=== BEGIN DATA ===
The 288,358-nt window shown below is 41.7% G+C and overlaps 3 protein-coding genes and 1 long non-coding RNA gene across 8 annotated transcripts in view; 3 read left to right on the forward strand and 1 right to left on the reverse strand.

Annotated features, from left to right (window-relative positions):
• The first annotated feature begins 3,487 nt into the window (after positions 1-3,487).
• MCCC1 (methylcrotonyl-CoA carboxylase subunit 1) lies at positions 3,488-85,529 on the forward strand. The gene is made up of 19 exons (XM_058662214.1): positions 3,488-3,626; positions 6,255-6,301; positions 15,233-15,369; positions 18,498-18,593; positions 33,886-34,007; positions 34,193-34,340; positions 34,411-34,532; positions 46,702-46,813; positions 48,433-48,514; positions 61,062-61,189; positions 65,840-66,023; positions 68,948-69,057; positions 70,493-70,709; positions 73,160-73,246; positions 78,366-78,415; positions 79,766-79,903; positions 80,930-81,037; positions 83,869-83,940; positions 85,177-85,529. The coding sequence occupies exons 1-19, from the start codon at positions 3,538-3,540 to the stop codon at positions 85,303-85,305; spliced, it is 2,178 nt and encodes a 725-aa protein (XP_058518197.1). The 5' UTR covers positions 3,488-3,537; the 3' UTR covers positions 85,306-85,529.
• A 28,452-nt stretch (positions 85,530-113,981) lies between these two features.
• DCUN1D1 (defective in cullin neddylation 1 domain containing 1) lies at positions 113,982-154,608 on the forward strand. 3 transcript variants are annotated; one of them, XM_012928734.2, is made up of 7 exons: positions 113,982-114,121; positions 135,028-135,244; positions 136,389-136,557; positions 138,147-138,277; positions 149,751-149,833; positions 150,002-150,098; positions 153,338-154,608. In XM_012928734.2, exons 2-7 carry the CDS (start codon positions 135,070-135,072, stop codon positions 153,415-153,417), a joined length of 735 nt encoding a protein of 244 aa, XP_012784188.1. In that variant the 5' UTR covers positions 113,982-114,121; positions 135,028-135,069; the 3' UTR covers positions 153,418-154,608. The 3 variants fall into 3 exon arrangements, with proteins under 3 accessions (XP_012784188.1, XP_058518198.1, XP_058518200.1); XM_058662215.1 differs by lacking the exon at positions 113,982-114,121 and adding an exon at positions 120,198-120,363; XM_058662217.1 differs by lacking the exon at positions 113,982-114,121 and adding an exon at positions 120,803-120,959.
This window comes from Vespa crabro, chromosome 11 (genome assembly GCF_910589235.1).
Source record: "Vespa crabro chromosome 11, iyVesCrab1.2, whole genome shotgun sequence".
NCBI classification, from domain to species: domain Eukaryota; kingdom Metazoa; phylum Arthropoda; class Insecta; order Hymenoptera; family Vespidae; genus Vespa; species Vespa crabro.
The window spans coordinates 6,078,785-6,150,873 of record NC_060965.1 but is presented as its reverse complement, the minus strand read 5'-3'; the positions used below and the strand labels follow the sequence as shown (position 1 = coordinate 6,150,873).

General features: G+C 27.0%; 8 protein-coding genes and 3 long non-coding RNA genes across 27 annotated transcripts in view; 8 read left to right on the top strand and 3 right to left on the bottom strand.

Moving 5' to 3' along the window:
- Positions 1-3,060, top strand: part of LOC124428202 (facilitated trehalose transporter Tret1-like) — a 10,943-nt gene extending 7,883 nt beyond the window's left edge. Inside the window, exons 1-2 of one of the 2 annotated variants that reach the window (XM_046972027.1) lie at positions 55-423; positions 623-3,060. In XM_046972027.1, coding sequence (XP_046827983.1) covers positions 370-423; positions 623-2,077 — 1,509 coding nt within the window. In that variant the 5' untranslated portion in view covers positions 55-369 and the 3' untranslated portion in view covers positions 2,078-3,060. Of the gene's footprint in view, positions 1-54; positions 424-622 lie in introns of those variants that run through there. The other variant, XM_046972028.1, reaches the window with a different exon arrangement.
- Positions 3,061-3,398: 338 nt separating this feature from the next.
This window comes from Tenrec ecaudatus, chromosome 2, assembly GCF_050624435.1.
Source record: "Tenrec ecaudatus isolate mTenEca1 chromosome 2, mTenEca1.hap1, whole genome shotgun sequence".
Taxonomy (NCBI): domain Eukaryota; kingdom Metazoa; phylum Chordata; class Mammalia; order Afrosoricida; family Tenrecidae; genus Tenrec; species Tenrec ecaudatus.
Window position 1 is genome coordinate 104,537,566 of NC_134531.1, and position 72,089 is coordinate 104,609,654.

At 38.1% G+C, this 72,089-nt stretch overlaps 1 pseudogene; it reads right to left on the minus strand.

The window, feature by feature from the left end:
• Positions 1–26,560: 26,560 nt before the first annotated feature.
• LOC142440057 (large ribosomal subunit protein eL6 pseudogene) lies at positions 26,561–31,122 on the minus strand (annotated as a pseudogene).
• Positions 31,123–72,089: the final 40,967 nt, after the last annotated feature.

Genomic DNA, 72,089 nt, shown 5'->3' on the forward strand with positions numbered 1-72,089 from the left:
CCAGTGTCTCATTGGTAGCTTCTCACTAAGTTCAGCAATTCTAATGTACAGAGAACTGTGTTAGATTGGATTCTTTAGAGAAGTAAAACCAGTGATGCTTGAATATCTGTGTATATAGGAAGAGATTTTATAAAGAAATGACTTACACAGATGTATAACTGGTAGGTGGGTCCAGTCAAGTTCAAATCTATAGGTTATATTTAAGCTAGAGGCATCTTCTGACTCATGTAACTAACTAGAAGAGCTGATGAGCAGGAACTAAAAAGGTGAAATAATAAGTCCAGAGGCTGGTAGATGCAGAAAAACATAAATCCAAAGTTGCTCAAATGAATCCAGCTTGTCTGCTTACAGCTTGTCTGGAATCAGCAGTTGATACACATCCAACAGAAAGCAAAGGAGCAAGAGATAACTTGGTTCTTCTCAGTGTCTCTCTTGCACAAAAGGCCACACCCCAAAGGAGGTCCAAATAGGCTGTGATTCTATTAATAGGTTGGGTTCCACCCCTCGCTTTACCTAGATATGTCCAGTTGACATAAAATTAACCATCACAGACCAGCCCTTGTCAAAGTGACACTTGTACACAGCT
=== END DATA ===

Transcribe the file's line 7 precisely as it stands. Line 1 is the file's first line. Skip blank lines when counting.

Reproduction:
This window comes from Vespa crabro, chromosome 11 (genome assembly GCF_910589235.1).